How much has racquet technology moved forward in the last 20-30 years? There are many answers to the question: are modern racquets better than old ones?
Tennis racquets have not changed massively in shape, size, and materials in the last 20 years. The change from wood to graphite was massive in the 80s, but how much has changed after that? Are modern racquets better than old ones?
So what is modern and what is old? In a time where technology is moving at light speed, ten years is a long time. 20 years is huge and 30 years is a different world altogether. But racquets are definitely not moving as fast as electronics. Some might argue it hasn’t changed much at all and there are people that definitely prefer older racquets over modern.
Let’s start by looking at what has changed.
What has changed in racquets?
Besides minor updates in materials, larger head sizes and thicker beams are more common today. Let’s list it.
- Head sizes- have gone up overall – most models today are 100 sq inches.
- Beam thickness – The most popular racquets have thicker beams, from 23-26 mm.
- Stiffness – Older racquets used to be very flexible (RA 50-60), these days they are stiffer (65-75).
- More open string patterns – There are more racquets with open string beds like 16×19 today.
- Lighter – Racquets are much lighter on average
These are the most common trends in racquets. Racquets have become bigger, lighter, stiffer, with more open string patterns and thicker beams. This doesn’t mean that there aren’t more old-school racquets on the market. There are still midsize (90-93 sq inches) racquets available. There are racquets with very thin beams. And tight string patterns have made a small comeback with more 18×20 models released in the last two years.
Why do we see these general trends?
Tennis has gotten faster. Players are fitter, move better, and hit with more racquet head speed. Through the change in swing mechanics (windshield wiper, more racquet lag), they need lighter racquets (swing faster) that provide better topspin (open patterns and spin grommets). The faster pace requires the racquet to offer a bit more power (higher stiffness). And due to the faster swinging, they need a larger margin for error (more head size, bigger sweet spot).
This all makes sense. And for a while, racquets like the Babolat Pure Drive was really pushing this trend forwards. Other brands were following suit with similar racquet models.
Then, in the last couple of years, there was a counter-trend. Players were suffering from wrist issues and tennis elbow due to the stiffer and lighter racquets (strung with stiff, polyester strings at high tensions). The Wilson Clash, HEAD Gravity, and Prince Phantom came out – trying to find a position between modern and old-school racquets. This meant: a larger sweet spot, a semi-thick beam, a somewhat open pattern, but a more flexible frame for better shock absorption.
So why not use older racquets?
As you might know, many pros use older racquets painted to look like the latest model. Tennis players are definitely sensitive to change. For a pro player, the racquet needs to feel like an extension of his/her arm.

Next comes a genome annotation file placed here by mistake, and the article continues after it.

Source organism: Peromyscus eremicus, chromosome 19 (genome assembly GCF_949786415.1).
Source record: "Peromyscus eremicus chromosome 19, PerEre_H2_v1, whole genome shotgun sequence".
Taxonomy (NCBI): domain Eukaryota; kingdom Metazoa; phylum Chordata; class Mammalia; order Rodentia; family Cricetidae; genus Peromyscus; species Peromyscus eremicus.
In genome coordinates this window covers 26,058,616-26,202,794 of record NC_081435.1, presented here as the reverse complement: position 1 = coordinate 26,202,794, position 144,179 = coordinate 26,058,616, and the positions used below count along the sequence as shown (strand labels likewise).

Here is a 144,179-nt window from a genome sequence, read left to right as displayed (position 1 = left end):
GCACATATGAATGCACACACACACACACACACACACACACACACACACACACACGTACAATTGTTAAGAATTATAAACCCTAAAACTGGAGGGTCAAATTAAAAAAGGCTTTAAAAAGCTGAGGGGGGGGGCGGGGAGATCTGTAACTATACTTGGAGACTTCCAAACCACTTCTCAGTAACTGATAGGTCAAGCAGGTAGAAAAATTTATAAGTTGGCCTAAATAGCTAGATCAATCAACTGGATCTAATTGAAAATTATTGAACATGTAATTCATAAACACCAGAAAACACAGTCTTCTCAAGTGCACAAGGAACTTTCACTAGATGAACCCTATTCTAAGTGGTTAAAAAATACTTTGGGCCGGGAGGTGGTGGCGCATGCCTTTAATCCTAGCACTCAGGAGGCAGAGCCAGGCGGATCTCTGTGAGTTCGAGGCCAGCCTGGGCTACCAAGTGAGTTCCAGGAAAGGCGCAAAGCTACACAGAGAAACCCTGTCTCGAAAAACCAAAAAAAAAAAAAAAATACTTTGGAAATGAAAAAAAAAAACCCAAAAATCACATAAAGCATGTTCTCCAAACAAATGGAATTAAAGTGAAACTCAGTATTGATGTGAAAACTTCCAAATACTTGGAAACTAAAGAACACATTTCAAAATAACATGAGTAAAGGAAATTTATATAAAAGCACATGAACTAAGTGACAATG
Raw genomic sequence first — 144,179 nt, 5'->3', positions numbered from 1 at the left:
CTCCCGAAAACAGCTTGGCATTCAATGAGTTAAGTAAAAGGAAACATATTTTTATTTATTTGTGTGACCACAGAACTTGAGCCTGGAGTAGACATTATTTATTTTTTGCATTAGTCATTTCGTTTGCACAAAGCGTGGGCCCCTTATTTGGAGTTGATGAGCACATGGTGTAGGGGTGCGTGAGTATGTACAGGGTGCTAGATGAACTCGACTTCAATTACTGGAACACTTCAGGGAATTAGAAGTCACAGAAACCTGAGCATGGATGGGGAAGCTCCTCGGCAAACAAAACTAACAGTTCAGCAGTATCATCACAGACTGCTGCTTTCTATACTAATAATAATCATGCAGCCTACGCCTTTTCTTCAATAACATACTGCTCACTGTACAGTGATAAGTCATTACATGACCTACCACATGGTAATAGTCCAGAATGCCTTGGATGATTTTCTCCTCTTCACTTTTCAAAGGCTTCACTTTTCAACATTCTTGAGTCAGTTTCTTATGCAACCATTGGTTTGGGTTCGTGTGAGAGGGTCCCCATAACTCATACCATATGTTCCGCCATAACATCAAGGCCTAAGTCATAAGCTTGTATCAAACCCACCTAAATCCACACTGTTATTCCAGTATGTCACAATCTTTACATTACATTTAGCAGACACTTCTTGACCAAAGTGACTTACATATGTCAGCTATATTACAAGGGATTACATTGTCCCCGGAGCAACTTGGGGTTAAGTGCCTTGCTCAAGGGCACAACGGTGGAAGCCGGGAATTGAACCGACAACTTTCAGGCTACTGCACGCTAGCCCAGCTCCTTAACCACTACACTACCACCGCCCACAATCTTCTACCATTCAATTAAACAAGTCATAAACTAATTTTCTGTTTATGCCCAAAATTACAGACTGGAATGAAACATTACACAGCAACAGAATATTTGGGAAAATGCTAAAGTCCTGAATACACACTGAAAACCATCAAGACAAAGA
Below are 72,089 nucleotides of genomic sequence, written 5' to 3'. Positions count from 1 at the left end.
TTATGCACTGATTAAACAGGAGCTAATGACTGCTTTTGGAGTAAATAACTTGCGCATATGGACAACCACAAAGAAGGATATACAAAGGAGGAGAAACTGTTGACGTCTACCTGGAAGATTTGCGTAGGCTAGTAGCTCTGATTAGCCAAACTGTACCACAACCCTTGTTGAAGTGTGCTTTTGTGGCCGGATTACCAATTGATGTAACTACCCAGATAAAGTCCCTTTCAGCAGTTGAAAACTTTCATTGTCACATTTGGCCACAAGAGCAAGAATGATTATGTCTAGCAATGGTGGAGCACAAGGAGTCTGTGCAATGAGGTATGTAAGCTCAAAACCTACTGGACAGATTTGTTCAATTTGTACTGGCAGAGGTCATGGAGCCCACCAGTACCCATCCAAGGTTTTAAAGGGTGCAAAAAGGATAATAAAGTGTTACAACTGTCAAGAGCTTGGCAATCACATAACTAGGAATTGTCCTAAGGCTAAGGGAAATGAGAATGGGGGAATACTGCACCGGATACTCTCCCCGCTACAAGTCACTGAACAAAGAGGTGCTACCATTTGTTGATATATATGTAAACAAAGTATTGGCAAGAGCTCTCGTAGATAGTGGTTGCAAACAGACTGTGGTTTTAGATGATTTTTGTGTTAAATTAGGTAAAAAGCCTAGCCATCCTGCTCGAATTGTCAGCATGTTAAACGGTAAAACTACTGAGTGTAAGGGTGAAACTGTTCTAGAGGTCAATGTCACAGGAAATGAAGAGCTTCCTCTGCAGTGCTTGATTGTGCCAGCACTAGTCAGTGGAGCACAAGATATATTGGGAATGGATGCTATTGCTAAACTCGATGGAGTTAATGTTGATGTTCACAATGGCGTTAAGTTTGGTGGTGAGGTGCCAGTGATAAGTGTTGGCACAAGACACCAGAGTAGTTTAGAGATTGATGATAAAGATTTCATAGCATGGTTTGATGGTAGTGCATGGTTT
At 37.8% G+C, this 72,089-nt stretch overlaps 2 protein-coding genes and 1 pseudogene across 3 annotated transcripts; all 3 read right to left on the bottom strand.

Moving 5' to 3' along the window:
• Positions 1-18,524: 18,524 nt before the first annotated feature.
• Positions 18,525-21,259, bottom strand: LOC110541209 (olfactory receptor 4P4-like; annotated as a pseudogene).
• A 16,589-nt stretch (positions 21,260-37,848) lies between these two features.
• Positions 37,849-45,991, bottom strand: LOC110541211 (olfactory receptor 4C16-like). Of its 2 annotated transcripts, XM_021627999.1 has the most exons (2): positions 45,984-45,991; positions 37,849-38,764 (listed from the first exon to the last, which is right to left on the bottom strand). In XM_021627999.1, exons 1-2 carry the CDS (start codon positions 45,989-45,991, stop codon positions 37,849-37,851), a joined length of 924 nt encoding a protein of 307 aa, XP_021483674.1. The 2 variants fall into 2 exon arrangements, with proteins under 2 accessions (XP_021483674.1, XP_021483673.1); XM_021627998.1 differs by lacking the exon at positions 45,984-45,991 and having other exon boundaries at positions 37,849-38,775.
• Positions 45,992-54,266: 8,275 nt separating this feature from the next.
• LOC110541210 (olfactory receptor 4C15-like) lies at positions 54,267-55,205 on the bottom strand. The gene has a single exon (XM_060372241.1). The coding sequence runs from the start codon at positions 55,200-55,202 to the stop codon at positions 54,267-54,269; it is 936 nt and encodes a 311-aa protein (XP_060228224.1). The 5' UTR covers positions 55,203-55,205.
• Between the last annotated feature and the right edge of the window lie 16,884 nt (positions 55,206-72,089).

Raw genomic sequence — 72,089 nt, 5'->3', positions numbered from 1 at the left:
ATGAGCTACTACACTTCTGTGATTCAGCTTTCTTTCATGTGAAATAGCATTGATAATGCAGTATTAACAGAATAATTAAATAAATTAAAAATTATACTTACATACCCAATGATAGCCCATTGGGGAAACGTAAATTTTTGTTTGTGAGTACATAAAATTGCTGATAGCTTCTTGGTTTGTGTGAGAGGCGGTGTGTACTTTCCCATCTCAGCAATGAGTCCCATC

This is why you see many pros use the racquets they’ve always played with. But they have hit millions of tennis balls and can hit the sweet spot over and over again.
This is why I think most recreational and club level players should use more forgiving racquets. Most older racquets are heavy and/or have a small sweet spot. I really love the HEAD Pro Tour 630 (waiting to review the re-release of the HEAD Pro Tour 2.0), but I know I won’t play my best tennis with it. Maybe once or twice, but not on average.
Does forgiving mean stiff?
No. You don’t need to use stiff racquets and risk hurting your elbow and wrist. Today you can find racquets with a large sweet spot and a slightly more flexible feel. I don’t think there is much reason for players below the 5.0 NTRP level to use head sizes smaller than 100 sq inches (unless they really prefer the slightly faster feel of 95-98). In my recent post about the top 3 racquets for intermediate players, I listed: HEAD Gravity MP, Wilson Clash 100, and Prince Phantom 100X 305 as three excellent options for the modern game without being stiff racquets without feel.
The smaller the head size, the more weight you require to create a decent-sized sweet spot. And a 100 sq inch racquet can offer good control, despite the larger head size. Players below 5.5 rarely need the precision of a 95 sq inch racquet. (Tennis is a matter of feel and taste so this is highly personal of course.)
So forgiving doesn’t have to mean stiff. If you like stiff racquets, that is fine too. But they are generally not recommended for players with arm issues.
I love playing with classic racquets from time to time. And I do use a racquet from 1997 that is still forgiving and easy to use (read my Babolat Soft Drive review). But I am not seeing myself going back to anything like a 95 sq inch racquet anytime soon. I play better with a bit more real estate.
Tennis technology has moved slowly. Some materials come, go away and come back again. Quality control has perhaps gotten worse in most cases. So there are no clear answers to the question: are modern racquets better than old ones? Some are, some are not. There are 20-30-year-old racquets that work well today. And there are modern racquets that play better than most old-school racquets. A good racquet is a good racquet. What you choose is up to you.
Ps. And if you don’t know what to get, check out the Tennisnerd consultation service. DS.